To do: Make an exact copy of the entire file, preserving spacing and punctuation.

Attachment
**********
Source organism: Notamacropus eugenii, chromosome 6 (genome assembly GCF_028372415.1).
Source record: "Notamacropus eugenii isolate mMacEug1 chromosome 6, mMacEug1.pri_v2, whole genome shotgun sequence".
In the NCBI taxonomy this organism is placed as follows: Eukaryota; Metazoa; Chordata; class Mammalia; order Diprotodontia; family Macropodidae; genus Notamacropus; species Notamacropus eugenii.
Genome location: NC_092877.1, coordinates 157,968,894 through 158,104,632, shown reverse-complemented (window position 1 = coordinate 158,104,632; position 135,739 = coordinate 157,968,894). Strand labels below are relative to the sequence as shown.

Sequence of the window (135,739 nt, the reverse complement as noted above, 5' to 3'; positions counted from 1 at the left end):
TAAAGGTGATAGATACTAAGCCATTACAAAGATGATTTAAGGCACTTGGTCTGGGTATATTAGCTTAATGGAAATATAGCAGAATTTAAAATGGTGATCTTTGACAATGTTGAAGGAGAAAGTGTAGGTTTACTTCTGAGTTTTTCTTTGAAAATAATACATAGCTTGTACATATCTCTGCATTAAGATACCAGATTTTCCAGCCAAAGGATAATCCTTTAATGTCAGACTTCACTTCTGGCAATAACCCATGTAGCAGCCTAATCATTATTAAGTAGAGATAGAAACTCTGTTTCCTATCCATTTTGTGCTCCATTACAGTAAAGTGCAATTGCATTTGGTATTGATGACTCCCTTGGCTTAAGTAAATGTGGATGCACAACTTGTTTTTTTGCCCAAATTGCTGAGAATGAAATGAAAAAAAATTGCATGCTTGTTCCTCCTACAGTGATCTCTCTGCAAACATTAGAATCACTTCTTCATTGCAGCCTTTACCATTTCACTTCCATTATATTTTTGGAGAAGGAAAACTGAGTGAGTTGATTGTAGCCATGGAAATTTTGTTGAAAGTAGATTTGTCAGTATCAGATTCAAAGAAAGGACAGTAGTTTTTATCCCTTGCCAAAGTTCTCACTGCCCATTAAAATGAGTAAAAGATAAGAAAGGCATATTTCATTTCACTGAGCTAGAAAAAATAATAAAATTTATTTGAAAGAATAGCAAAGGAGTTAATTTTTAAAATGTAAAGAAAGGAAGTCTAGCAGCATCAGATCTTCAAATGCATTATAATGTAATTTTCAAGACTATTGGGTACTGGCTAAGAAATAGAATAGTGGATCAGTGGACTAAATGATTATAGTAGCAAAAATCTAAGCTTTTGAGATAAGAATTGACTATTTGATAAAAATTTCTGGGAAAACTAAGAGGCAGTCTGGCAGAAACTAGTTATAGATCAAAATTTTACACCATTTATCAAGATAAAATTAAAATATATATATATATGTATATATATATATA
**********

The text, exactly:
Source organism: Notamacropus eugenii, chromosome 6 (genome assembly GCF_028372415.1).
Source record: "Notamacropus eugenii isolate mMacEug1 chromosome 6, mMacEug1.pri_v2, whole genome shotgun sequence".
In the NCBI taxonomy this organism is placed as follows: Eukaryota; Metazoa; Chordata; class Mammalia; order Diprotodontia; family Macropodidae; genus Notamacropus; species Notamacropus eugenii.
Genome location: NC_092877.1, coordinates 157,968,894 through 158,104,632, shown reverse-complemented (window position 1 = coordinate 158,104,632; position 135,739 = coordinate 157,968,894). Strand labels below are relative to the sequence as shown.

Sequence of the window (135,739 nt, the reverse complement as noted above, 5' to 3'; positions counted from 1 at the left end):
TAAAGGTGATAGATACTAAGCCATTACAAAGATGATTTAAGGCACTTGGTCTGGGTATATTAGCTTAATGGAAATATAGCAGAATTTAAAATGGTGATCTTTGACAATGTTGAAGGAGAAAGTGTAGGTTTACTTCTGAGTTTTTCTTTGAAAATAATACATAGCTTGTACATATCTCTGCATTAAGATACCAGATTTTCCAGCCAAAGGATAATCCTTTAATGTCAGACTTCACTTCTGGCAATAACCCATGTAGCAGCCTAATCATTATTAAGTAGAGATAGAAACTCTGTTTCCTATCCATTTTGTGCTCCATTACAGTAAAGTGCAATTGCATTTGGTATTGATGACTCCCTTGGCTTAAGTAAATGTGGATGCACAACTTGTTTTTTTGCCCAAATTGCTGAGAATGAAATGAAAAAAAATTGCATGCTTGTTCCTCCTACAGTGATCTCTCTGCAAACATTAGAATCACTTCTTCATTGCAGCCTTTACCATTTCACTTCCATTATATTTTTGGAGAAGGAAAACTGAGTGAGTTGATTGTAGCCATGGAAATTTTGTTGAAAGTAGATTTGTCAGTATCAGATTCAAAGAAAGGACAGTAGTTTTTATCCCTTGCCAAAGTTCTCACTGCCCATTAAAATGAGTAAAAGATAAGAAAGGCATATTTCATTTCACTGAGCTAGAAAAAATAATAAAATTTATTTGAAAGAATAGCAAAGGAGTTAATTTTTAAAATGTAAAGAAAGGAAGTCTAGCAGCATCAGATCTTCAAATGCATTATAATGTAATTTTCAAGACTATTGGGTACTGGCTAAGAAATAGAATAGTGGATCAGTGGACTAAATGATTATAGTAGCAAAAATCTAAGCTTTTGAGATAAGAATTGACTATTTGATAAAAATTTCTGGGAAAACTAAGAGGCAGTCTGGCAGAAACTAGTTATAGATCAAAATTTTACACCATTTATCAAGATAAAATTAAAATATATATATATATGTATATATATATATA